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S18 Ep4

Sled Dogs: An Alaskan Epic

Premiere: 11/21/1999

In the extreme conditions of Alaska’s great Iditarod sled dog race, almost no factor is more important than the relationship forged between the mushers and their dogs. Their extraordinary bond can mean more than win or lose – it can mean life or death.



Ironically, the powerful, dedicated canines profiled in NATURE’s SLED DOGS: AN ALASKAN EPIC are little more than mutts. “The dog we call the Alaskan husky isn’t a formal breed,” explains onetime musher Joe Runyan, who won Alaska’s Iditarod sled dog race in 1989. Rather, huskies are mixed-breed dogs that are selected “for performance, not looks,” he says.

In particular, husky breeders are looking for dogs with an instinctive desire to pull long and hard through the toughest conditions. “You’ve got to have dogs that really want to see what is around that next corner,” Runyan says. “They want to be always on the go.”

Still, careful breeding over decades has produced dogs with telltale physiques. For one thing, the best sled-pulling dogs have quick, efficient gaits and remarkable strength for their size. “You rarely see a really good sled dog over about 55 pounds,” says Runyan, speculating that larger dogs are at a physiological disadvantage when it comes to delivering oxygen and blood to the heart, lungs, and muscles. But even small dogs can pull impressive loads. “My daughter had a 43-pound dog that pulled over 800 pounds,” Runyan recalls. With such power, a 16-dog sled team “is like a small pony with 64 legs,” he notes. Bigger teams, including one that included more than 200 dogs, have been known to pull buses and even help move houses. “Their strength can be unbelievable,” Runyan says.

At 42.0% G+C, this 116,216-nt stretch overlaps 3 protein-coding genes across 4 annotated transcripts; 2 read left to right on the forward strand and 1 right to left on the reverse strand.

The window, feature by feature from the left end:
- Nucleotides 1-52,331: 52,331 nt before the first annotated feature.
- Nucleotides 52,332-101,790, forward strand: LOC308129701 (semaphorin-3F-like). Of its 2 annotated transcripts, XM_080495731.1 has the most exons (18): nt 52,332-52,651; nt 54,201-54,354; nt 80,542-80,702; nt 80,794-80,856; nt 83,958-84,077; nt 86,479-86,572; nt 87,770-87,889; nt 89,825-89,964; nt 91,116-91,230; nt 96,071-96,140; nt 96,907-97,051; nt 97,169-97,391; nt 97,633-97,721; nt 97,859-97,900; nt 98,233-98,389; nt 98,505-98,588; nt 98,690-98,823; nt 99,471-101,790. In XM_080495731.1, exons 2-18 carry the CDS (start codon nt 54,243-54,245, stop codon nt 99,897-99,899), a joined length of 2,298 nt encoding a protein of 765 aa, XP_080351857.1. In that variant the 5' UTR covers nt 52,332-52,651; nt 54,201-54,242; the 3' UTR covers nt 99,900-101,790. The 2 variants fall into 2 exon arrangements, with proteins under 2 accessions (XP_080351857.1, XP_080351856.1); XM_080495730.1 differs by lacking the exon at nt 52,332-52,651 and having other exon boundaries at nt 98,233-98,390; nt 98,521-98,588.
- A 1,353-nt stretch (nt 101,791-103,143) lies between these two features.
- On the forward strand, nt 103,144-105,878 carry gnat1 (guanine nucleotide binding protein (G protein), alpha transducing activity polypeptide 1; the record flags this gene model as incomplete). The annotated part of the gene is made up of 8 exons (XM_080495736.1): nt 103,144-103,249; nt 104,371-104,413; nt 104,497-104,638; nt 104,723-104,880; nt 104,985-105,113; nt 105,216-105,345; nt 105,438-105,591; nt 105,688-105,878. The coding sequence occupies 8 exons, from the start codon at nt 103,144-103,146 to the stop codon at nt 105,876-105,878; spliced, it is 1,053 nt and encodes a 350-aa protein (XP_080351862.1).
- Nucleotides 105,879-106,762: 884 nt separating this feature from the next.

Getting dog teams to pull together, however, takes months of training. In the off-season, for instance, some mushers rope their teams to wheeled carts or four-wheeled all-terrain vehicles, and let the dogs pull the chariots along snowless dirt roads. The dogs are so strong and possess such an inherent drive to pull, that according to Runyan, even brakes have difficulty holding them back.

Dogs running the Iditarod have special abilities — and special requirements, like food. Along with their power comes a huge appetite. While a normal mutt might get by on 1,500 calories a day, sled dogs can easily consume up to 10,000 calories per day. And while they’re tough, huskies can have sensitive feet. To safeguard them, mushers tie on polar-fleece booties that keep paws warm and protected. In the Iditarod, a single musher will use about 2,000 booties. Each usually lasts several hours and up to 100 miles.

Once trained, sled dogs can remain in top form for years. It’s not unusual to see 10-year-old dogs in races. Top dogs are highly sought after by breeders to help sire champion lines. And the prospect of owning one is not to be taken lightly. “They take a lot of love and care,” Runyan points out.

Online content for Sled Dogs: An Alaskan Epic was originally posted November 1999.

Production Credits

Web Credits

Producer: Sarah Birnbaum
Associate Producer: Ronnie Godeanu
Design Director: Mohammad Riza
Writer: David Malakoff
Designers: Sabina Daley, Shannon Palmer
Graphic Artist: Lenny Drozner
Acting Technical Director: G. Francisco Perin
Scientific Consultant: Gianna Scaralia

wNetStation is a production of Thirteen/WNET New York’s Kravis Multimedia Education Center in New York City. Ann Willmott Andersson, Director of Interactive & Broadband.

© 1999 Thirteen/WNET New York

All Rights Reserved

Television Credits

A co-production of Pangolin Pictures Inc. and Thirteen/WNET New York.

Funder Credits

Funding for the TV series NATURE is made possible in part by Park Foundation. Major corporate support is provided by Canon U.S.A., Inc., Ford Motor Company, and TIAA-CREF. Additional support is provided by the nation’s public television stations.



PBS is a 501(c)(3) not-for-profit organization.